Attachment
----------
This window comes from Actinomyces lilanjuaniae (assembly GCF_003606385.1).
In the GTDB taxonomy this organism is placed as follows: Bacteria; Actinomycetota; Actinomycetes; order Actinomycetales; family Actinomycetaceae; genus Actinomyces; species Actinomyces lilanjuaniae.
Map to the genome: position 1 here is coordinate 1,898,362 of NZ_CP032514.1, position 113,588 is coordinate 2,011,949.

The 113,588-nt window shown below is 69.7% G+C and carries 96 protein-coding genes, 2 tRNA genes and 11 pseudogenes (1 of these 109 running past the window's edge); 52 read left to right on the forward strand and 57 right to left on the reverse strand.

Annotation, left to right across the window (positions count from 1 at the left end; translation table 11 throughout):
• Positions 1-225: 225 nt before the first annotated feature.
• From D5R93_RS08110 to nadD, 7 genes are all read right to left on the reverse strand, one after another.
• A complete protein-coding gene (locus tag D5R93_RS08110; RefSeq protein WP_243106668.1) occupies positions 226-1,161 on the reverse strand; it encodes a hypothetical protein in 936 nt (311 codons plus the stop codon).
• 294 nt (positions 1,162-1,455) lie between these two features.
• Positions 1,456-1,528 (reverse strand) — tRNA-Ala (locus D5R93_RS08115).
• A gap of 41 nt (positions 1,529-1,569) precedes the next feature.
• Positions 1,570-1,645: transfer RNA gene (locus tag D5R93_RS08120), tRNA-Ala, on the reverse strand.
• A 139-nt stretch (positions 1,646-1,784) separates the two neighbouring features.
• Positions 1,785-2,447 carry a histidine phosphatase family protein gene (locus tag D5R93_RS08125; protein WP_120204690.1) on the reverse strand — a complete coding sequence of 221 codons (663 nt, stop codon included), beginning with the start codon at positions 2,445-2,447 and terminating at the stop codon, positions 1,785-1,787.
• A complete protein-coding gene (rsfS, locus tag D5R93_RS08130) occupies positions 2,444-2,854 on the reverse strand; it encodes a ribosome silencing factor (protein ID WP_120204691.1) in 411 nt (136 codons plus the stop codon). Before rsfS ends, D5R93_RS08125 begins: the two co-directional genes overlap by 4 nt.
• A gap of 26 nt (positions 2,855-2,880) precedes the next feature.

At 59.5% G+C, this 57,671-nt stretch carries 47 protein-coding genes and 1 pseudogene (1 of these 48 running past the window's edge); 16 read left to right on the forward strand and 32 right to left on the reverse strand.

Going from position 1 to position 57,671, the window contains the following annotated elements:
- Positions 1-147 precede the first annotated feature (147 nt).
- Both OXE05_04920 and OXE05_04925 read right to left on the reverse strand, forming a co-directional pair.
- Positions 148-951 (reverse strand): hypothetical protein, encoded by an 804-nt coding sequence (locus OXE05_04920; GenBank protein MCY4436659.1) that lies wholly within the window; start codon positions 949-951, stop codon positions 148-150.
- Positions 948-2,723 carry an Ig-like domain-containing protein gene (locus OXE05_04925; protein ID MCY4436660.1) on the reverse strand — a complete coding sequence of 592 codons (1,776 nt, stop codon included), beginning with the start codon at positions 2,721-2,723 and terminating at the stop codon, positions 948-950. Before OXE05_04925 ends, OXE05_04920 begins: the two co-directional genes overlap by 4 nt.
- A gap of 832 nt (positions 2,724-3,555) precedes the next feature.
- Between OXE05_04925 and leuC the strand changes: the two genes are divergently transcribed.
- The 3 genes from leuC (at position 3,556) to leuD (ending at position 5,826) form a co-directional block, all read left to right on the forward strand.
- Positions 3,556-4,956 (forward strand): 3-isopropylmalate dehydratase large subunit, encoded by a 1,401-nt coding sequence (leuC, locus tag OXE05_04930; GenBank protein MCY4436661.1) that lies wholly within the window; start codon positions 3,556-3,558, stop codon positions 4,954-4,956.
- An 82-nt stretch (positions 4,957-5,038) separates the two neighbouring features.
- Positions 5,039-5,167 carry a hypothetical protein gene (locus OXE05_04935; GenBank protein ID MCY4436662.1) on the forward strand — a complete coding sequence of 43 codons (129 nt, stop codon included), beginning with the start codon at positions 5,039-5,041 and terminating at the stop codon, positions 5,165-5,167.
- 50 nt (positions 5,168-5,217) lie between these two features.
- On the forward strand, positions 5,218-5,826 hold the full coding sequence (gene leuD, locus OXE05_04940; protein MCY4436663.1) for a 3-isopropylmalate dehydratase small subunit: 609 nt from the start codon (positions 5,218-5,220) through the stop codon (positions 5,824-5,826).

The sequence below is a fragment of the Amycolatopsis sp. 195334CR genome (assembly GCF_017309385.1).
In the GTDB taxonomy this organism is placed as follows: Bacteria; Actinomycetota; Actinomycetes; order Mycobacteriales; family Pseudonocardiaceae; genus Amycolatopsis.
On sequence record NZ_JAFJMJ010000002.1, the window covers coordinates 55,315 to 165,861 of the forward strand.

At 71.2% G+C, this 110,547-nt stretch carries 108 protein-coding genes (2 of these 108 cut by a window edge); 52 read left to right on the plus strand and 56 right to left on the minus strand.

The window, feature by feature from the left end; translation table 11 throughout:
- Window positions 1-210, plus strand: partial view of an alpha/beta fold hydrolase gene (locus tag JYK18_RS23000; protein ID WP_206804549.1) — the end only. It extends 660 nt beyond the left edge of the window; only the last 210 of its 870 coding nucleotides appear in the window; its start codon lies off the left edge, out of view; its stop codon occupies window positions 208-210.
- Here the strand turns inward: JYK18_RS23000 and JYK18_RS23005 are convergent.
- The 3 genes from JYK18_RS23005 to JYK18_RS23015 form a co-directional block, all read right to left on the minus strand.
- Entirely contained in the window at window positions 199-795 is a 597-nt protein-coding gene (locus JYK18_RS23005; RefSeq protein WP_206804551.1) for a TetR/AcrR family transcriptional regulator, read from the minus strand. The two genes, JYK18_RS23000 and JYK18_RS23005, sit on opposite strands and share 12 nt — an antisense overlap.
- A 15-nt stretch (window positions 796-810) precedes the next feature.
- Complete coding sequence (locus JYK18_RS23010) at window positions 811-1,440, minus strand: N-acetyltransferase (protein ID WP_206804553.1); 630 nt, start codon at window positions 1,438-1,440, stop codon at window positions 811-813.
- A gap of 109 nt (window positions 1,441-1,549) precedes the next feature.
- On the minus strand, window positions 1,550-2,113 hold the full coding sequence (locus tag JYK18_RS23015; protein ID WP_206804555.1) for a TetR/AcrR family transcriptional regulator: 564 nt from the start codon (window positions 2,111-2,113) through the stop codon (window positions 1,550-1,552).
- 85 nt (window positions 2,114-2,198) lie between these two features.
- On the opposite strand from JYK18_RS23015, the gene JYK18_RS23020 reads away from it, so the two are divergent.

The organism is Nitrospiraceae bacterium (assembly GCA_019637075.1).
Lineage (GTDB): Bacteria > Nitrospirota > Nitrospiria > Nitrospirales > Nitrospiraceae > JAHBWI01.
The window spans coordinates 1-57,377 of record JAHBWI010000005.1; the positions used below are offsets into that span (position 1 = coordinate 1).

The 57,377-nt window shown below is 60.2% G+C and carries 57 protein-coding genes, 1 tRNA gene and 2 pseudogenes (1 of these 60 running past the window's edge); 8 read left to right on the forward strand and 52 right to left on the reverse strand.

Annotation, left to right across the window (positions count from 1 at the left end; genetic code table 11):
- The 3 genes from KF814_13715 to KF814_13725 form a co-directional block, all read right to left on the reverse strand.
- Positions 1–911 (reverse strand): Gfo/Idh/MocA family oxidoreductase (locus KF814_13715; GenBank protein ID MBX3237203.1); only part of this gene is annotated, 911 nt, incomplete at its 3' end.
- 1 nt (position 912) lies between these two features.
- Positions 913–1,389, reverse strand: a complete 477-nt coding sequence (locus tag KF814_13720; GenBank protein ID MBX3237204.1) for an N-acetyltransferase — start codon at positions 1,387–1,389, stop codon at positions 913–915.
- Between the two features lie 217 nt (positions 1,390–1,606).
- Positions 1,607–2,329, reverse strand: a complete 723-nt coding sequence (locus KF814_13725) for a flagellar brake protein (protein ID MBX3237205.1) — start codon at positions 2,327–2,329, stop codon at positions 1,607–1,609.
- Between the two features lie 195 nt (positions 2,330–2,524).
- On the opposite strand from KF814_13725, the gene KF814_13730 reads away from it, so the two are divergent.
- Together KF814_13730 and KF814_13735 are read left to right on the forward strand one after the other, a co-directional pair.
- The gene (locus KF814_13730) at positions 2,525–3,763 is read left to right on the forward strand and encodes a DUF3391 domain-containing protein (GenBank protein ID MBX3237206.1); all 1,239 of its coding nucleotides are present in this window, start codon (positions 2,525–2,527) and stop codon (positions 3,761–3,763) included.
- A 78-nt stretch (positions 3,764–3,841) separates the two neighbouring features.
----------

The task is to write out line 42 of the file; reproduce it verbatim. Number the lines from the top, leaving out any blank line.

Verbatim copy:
- A gap of 109 nt (window positions 1,441-1,549) precedes the next feature.